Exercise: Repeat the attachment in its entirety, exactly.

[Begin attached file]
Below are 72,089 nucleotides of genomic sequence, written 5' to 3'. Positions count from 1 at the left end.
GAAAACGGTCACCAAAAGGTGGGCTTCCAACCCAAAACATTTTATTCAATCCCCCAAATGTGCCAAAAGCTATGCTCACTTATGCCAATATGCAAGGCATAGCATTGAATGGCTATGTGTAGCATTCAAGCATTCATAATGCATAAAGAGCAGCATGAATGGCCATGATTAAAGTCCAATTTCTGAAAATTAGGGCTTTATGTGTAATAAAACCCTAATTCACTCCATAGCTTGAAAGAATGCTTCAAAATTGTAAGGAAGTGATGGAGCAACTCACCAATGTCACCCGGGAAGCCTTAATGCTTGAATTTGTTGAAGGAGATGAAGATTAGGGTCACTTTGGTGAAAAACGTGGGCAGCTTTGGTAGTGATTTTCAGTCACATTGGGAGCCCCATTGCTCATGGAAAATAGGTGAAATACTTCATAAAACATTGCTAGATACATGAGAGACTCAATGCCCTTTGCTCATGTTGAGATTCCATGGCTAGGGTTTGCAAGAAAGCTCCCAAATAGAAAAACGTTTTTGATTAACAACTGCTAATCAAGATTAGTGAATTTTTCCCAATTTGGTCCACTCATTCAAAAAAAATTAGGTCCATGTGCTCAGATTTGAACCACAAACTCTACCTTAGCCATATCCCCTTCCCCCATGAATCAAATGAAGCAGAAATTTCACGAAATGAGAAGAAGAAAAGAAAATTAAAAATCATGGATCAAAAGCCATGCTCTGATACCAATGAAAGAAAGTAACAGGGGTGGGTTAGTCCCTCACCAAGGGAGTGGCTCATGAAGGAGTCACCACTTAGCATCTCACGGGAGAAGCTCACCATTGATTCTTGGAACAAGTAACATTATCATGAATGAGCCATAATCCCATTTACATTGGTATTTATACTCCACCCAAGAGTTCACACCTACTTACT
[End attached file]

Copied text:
Below are 72,089 nucleotides of genomic sequence, written 5' to 3'. Positions count from 1 at the left end.
GAAAACGGTCACCAAAAGGTGGGCTTCCAACCCAAAACATTTTATTCAATCCCCCAAATGTGCCAAAAGCTATGCTCACTTATGCCAATATGCAAGGCATAGCATTGAATGGCTATGTGTAGCATTCAAGCATTCATAATGCATAAAGAGCAGCATGAATGGCCATGATTAAAGTCCAATTTCTGAAAATTAGGGCTTTATGTGTAATAAAACCCTAATTCACTCCATAGCTTGAAAGAATGCTTCAAAATTGTAAGGAAGTGATGGAGCAACTCACCAATGTCACCCGGGAAGCCTTAATGCTTGAATTTGTTGAAGGAGATGAAGATTAGGGTCACTTTGGTGAAAAACGTGGGCAGCTTTGGTAGTGATTTTCAGTCACATTGGGAGCCCCATTGCTCATGGAAAATAGGTGAAATACTTCATAAAACATTGCTAGATACATGAGAGACTCAATGCCCTTTGCTCATGTTGAGATTCCATGGCTAGGGTTTGCAAGAAAGCTCCCAAATAGAAAAACGTTTTTGATTAACAACTGCTAATCAAGATTAGTGAATTTTTCCCAATTTGGTCCACTCATTCAAAAAAAATTAGGTCCATGTGCTCAGATTTGAACCACAAACTCTACCTTAGCCATATCCCCTTCCCCCATGAATCAAATGAAGCAGAAATTTCACGAAATGAGAAGAAGAAAAGAAAATTAAAAATCATGGATCAAAAGCCATGCTCTGATACCAATGAAAGAAAGTAACAGGGGTGGGTTAGTCCCTCACCAAGGGAGTGGCTCATGAAGGAGTCACCACTTAGCATCTCACGGGAGAAGCTCACCATTGATTCTTGGAACAAGTAACATTATCATGAATGAGCCATAATCCCATTTACATTGGTATTTATACTCCACCCAAGAGTTCACACCTACTTACT